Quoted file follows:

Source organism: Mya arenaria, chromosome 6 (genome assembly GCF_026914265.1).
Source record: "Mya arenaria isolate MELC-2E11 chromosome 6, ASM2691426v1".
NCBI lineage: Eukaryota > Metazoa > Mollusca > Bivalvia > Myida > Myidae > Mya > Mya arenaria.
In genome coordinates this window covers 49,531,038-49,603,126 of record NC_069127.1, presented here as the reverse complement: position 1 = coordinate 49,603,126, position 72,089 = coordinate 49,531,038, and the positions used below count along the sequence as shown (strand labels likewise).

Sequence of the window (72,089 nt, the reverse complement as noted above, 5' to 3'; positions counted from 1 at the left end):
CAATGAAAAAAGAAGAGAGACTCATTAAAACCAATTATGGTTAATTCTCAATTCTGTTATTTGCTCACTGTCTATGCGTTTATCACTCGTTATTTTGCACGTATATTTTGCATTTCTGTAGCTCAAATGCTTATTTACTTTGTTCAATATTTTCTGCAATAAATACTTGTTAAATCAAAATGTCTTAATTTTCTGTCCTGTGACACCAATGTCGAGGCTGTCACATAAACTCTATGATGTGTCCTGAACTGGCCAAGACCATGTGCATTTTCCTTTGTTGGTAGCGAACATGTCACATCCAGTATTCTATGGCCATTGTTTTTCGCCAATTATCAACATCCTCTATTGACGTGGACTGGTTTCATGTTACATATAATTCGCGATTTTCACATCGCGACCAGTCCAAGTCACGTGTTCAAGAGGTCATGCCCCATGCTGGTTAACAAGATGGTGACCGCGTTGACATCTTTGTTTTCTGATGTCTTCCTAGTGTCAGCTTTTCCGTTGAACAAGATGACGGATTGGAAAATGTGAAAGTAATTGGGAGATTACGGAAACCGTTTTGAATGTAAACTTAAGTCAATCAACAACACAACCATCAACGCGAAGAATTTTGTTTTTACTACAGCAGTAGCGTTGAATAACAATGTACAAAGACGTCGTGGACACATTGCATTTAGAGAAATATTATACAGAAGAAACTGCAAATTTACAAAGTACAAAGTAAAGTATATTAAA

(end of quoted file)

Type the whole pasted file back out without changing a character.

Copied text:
Source organism: Mya arenaria, chromosome 6 (genome assembly GCF_026914265.1).
Source record: "Mya arenaria isolate MELC-2E11 chromosome 6, ASM2691426v1".
NCBI lineage: Eukaryota > Metazoa > Mollusca > Bivalvia > Myida > Myidae > Mya > Mya arenaria.
In genome coordinates this window covers 49,531,038-49,603,126 of record NC_069127.1, presented here as the reverse complement: position 1 = coordinate 49,603,126, position 72,089 = coordinate 49,531,038, and the positions used below count along the sequence as shown (strand labels likewise).

Sequence of the window (72,089 nt, the reverse complement as noted above, 5' to 3'; positions counted from 1 at the left end):
CAATGAAAAAAGAAGAGAGACTCATTAAAACCAATTATGGTTAATTCTCAATTCTGTTATTTGCTCACTGTCTATGCGTTTATCACTCGTTATTTTGCACGTATATTTTGCATTTCTGTAGCTCAAATGCTTATTTACTTTGTTCAATATTTTCTGCAATAAATACTTGTTAAATCAAAATGTCTTAATTTTCTGTCCTGTGACACCAATGTCGAGGCTGTCACATAAACTCTATGATGTGTCCTGAACTGGCCAAGACCATGTGCATTTTCCTTTGTTGGTAGCGAACATGTCACATCCAGTATTCTATGGCCATTGTTTTTCGCCAATTATCAACATCCTCTATTGACGTGGACTGGTTTCATGTTACATATAATTCGCGATTTTCACATCGCGACCAGTCCAAGTCACGTGTTCAAGAGGTCATGCCCCATGCTGGTTAACAAGATGGTGACCGCGTTGACATCTTTGTTTTCTGATGTCTTCCTAGTGTCAGCTTTTCCGTTGAACAAGATGACGGATTGGAAAATGTGAAAGTAATTGGGAGATTACGGAAACCGTTTTGAATGTAAACTTAAGTCAATCAACAACACAACCATCAACGCGAAGAATTTTGTTTTTACTACAGCAGTAGCGTTGAATAACAATGTACAAAGACGTCGTGGACACATTGCATTTAGAGAAATATTATACAGAAGAAACTGCAAATTTACAAAGTACAAAGTAAAGTATATTAAA